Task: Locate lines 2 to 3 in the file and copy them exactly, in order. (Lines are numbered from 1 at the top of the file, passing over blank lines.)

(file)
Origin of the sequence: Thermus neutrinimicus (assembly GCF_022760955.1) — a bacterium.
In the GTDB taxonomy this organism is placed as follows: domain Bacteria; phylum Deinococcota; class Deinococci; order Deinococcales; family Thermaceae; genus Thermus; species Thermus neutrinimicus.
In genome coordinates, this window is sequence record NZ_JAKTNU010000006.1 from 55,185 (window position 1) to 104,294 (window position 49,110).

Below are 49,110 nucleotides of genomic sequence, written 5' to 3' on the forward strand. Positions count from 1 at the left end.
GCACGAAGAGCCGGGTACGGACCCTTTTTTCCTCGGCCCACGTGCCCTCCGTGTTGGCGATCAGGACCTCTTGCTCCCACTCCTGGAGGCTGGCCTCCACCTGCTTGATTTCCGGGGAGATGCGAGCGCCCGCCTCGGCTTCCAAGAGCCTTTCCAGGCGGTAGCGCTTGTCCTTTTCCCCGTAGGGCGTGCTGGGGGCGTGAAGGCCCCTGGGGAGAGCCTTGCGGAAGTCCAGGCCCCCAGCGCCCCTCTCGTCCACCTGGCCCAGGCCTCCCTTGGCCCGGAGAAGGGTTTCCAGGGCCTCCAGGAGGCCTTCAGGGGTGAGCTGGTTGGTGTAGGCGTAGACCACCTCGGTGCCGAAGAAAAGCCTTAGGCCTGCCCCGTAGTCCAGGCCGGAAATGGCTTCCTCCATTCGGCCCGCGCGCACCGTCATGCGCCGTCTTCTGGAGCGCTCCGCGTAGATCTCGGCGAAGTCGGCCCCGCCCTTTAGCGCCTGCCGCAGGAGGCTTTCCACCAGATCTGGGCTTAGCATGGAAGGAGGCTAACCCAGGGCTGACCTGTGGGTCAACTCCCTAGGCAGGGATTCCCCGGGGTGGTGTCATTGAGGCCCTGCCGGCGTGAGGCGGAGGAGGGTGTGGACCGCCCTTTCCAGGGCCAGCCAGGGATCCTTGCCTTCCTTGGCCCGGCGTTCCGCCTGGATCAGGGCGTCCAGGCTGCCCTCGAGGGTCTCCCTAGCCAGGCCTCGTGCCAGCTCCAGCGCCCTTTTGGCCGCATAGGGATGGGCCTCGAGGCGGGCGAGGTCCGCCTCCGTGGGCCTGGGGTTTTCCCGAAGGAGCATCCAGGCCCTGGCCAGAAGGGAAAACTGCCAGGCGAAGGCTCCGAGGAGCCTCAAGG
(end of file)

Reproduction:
In the GTDB taxonomy this organism is placed as follows: domain Bacteria; phylum Deinococcota; class Deinococci; order Deinococcales; family Thermaceae; genus Thermus; species Thermus neutrinimicus.
In genome coordinates, this window is sequence record NZ_JAKTNU010000006.1 from 55,185 (window position 1) to 104,294 (window position 49,110).